The first principal was John Woolley, the first professor of chemistry, by 1859, the university had moved to its current site in the Sydney suburb of Camperdown. Most of the estate of John Henry Challis was bequeathed to the university and this was thanks in part due to William Montagu Manning who argued against the claims by British Tax Commissioners. The following year seven professorships were created, zoology, history, law and mental philosophy, the New England University College was founded as part of the University of Sydney in 1938 and separated in 1954 to become the University of New England. During the late 1960s, the University of Sydney was at the centre of rows to introduce courses on Marxism and feminism at the major Australian universities, prior to 1981, the Sydney Institute of Education was the Sydney Teachers College. In January 2005, the University of Sydney transferred the OAC to Charles Sturt University, in February 2007, the university agreed to acquire a portion of the land granted to St Johns College to develop the Sydney Institute of Health and Medical Research.
This caused concern among some groups, who argued that it would interfere with scientific medical research, at the start of 2010, the university controversially adopted a new logo. It retains the same university arms, however it takes on a modern look. The original Coat of Arms from 1857 continues to be used for ceremonial and other formal purposes, concerns about public funding for higher education were reflected again in 2014 following the federal governments proposal to deregulate student fees. In order to enhance its competitiveness locally and internationally, the university has introduced plans to consolidate existing degrees to reduce the overall number of programs. In 2001, the University of Sydney chancellor, Dame Leonie Kramer, was forced to resign by the governing body. In 2005, the Public Service Association of New South Wales, action initiated by Spence to improve the financial sustainability of the university has alienated some students and staff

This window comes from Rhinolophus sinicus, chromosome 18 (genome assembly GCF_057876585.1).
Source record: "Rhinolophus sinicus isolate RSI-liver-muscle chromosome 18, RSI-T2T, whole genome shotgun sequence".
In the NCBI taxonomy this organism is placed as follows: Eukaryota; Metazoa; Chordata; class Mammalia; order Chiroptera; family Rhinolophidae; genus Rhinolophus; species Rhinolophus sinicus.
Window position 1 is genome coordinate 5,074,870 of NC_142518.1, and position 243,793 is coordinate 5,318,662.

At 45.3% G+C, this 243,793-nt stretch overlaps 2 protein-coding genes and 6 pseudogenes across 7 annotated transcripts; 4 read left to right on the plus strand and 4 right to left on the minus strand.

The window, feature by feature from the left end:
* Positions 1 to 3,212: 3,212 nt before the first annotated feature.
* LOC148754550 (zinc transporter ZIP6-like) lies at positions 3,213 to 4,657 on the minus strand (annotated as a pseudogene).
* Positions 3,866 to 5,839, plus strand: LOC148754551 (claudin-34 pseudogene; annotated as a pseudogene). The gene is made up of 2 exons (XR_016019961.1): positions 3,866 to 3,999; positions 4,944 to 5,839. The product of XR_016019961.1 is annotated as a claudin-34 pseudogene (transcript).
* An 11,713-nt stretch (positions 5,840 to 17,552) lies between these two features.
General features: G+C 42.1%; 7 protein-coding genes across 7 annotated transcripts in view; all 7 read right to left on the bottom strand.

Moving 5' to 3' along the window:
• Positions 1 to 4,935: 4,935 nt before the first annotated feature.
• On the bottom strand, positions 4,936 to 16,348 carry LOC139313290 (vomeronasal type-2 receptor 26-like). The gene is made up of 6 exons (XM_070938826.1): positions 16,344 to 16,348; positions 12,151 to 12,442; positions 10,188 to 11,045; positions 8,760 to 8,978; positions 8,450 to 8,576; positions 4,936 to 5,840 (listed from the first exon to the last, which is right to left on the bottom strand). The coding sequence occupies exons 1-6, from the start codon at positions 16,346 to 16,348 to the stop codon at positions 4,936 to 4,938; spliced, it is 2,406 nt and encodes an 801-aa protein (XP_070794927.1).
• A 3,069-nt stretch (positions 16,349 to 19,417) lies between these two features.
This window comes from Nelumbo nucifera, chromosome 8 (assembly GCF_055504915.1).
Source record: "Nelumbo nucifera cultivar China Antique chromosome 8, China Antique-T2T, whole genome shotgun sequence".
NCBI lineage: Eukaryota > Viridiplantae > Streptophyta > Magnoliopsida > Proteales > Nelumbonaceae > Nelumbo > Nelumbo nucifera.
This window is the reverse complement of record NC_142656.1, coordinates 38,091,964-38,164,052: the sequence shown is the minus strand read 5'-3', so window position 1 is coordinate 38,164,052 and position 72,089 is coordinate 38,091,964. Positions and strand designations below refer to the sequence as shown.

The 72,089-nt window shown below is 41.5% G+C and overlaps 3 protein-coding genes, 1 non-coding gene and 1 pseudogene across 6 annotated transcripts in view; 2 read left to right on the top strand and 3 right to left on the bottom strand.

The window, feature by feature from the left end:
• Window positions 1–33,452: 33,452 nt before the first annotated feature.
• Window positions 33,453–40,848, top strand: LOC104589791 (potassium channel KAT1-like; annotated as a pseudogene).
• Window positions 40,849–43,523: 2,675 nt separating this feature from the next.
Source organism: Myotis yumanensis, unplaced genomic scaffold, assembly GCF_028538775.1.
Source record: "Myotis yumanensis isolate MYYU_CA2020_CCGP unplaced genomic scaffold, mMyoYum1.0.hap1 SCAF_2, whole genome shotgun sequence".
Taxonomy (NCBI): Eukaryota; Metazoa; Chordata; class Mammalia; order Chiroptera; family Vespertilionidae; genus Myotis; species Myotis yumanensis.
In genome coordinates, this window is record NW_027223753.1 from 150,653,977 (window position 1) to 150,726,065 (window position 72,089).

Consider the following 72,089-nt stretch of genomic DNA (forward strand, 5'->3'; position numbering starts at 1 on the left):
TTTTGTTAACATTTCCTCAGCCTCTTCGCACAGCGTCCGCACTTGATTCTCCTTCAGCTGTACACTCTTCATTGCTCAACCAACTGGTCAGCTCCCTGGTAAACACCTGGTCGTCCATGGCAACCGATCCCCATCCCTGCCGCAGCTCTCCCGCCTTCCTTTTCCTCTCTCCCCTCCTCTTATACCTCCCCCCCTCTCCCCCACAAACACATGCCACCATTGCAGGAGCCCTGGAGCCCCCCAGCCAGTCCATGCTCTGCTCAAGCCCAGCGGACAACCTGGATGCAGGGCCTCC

Living along the valleys of the Tigris and Euphrates, Sumerian farmers were able to grow an abundance of grain and other crops, the surplus of which enabled them to settle in one place. Proto-writing in the dates back to c.3000 BC. The earliest texts come from the cities of Uruk and Jemdet Nasr and date back to 3300 BC, modern historians have suggested that Sumer was first permanently settled between c.5500 and 4000 BC by a West Asian people who spoke the Sumerian language, an agglutinative language isolate. These conjectured, prehistoric people are now called proto-Euphrateans or Ubaidians, some scholars contest the idea of a Proto-Euphratean language or one substrate language. Reliable historical records begin much later, there are none in Sumer of any kind that have dated before Enmebaragesi. Juris Zarins believes the Sumerians lived along the coast of Eastern Arabia, todays Persian Gulf region, Sumerian civilization took form in the Uruk period, continuing into the Jemdet Nasr and Early Dynastic periods.
During the 3rd millennium BC, a cultural symbiosis developed between the Sumerians, who spoke a language isolate, and Akkadian-speakers, which included widespread bilingualism. The influence of Sumerian on Akkadian is evident in all areas, from lexical borrowing on a scale, to syntactic, morphological. This has prompted scholars to refer to Sumerian and Akkadian in the 3rd millennium BC as a Sprachbund, Sumer was conquered by the Semitic-speaking kings of the Akkadian Empire around 2270 BC, but Sumerian continued as a sacred language. Native Sumerian rule re-emerged for about a century in the Neo-Sumerian Empire or Third Dynasty of Ur approximately 2100-2000 BC, the term Sumerian is the common name given to the ancient non-Semitic-speaking inhabitants of Mesopotamia, Sumer, by the East Semitic-speaking Akkadians. The Sumerians referred to themselves as ùĝ saĝ gíg ga, phonetically /uŋ saŋ gi ga/, literally meaning the black-headed people, the Akkadian word Shumer may represent the geographical name in dialect, but the phonological development leading to the Akkadian term šumerû is uncertain.